Judge Dismisses ‘Wild America’ Trademark Claim

Screenshot from the “Marty Stouffer’s Wild America” website.

DENVER (CN) — Even when they’re both hugging a grizzly bear for the camera, nature documentary personalities Marty Stouffer and Casey Anderson don’t look anything alike, said a federal judge in dismissing the former’s trademark lawsuit against National Geographic.

A pioneer of the nature documentary genre, Stouffer sued National Geographic in 2018 claiming several of its programs including “Untamed Americas” staring Casey Anderson ripped off his iconic series “Wild America.”

National Geographic countered that Stouffer was attempting to enforce trademark claims over general fixtures of the genre in violation of its own First Amendment rights.

“The fact that National Geographic is using its titles to describe the content of the accused series weighs heavily in National Geographic’s favor,” wrote U.S. District of Colorado Judge William Martinez, a Barack Obama appointee, in the 22-page opinion.

“Each of the accused series substantially focuses on America’s wildlands. While the English language is notably quite expansive, the range of words to describe such programming is limited,” Martinez wrote. “Yet Stouffer would not allow even a synonym for ‘wild’ (i.e., ‘Untamed Americas’).”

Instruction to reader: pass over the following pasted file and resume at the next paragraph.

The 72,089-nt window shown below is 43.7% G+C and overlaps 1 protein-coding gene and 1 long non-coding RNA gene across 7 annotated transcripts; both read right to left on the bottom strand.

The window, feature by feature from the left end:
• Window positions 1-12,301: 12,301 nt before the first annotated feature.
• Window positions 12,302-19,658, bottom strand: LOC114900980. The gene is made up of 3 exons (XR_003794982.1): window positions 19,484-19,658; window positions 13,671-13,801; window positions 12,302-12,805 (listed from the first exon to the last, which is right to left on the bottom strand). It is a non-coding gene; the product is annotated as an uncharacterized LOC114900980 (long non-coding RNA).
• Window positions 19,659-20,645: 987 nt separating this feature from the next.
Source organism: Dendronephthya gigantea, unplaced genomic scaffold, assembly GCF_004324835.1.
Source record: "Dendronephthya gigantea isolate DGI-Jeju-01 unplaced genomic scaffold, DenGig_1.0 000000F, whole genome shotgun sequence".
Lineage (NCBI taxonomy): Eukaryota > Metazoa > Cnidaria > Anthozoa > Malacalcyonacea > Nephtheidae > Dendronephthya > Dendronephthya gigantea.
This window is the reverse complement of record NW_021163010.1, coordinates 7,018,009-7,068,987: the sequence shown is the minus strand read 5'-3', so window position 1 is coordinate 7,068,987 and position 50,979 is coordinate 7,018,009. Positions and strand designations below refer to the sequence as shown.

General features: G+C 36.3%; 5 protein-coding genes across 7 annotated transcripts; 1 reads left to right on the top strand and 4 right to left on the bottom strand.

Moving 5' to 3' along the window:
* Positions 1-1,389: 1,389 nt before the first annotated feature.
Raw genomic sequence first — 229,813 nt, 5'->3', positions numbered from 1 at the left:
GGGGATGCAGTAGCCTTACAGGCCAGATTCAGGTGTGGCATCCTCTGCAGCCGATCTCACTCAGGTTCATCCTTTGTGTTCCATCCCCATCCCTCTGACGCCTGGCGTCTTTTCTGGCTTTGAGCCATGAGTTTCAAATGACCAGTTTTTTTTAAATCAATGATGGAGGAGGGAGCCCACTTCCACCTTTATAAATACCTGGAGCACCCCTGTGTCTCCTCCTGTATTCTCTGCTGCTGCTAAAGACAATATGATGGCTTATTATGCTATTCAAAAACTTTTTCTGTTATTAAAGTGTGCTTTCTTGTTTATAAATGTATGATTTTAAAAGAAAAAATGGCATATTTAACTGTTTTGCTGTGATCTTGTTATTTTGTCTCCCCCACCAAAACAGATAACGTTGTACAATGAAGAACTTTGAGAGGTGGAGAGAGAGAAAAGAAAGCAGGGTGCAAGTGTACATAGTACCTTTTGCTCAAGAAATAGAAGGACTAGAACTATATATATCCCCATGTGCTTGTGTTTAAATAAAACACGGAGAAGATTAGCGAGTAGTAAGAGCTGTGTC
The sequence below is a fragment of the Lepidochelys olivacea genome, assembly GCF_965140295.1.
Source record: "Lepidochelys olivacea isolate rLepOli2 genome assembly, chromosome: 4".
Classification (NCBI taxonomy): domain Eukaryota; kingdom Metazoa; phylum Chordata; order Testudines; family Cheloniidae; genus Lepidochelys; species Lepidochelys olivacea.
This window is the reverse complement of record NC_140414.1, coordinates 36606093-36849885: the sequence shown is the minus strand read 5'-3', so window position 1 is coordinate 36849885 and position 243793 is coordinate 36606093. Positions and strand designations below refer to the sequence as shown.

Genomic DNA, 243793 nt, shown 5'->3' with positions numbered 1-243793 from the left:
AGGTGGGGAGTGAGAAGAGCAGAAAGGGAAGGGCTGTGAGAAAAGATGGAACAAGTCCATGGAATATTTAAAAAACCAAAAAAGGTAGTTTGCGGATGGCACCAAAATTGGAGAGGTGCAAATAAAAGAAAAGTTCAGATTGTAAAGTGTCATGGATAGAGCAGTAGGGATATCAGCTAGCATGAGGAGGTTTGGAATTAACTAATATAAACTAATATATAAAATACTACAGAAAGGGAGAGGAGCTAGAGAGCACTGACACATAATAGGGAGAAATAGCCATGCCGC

Judge Martinez initially applied the Second Circuit’s “Rogers test,” which asks whether the title has artistic relevance to the underlying work and whether it explicitly misleads the consumer. Seeing that the test disproportionately favored junior rights holders like National Geographic, Martinez asked six additional questions and allowed Stouffer to submit an amended complaint last year.

Ultimately, Martinez reached the same conclusion, although he cautioned that doesn’t make the phrase “Wild America” a free for all, if there was “evidence of a non-artistic intent with respect to the use of the trademark.”

Originally from Fort Smith, Arkansas, Marty and his brother Mark grew up playing around with their family’s 8mm movie camera and started traveling the country in 1970, making it their mission to “record every animal on the U.S. Department of Interior’s Endangered Species list.”

Over the decades, the Stouffer brothers’ films became recognized for their “slow motion, close-ups, and time lapses to give viewers a more immersive experience than other nature and wildlife documentary programming,” according to his original complaint.

The Stouffer brothers were also behind the 1997 feature film, “Wild America” which depicts their childhood love of nature and starred Devon Sawa as Mark, Scott Bairstow as Marty, and Jonathan Taylor Thomas as their younger brother Marshall.

The Walt Disney Company gained a controlling stake in National Geographic when it acquired Twenty-First Century Fox in March 2019.

National Geographic did not respond immediately to press inquiries. Neither Stouffer nor his attorney Jeffrey Southerland of North Carolina-based firm Tuggle Duggins, responded immediately to press inquiries.

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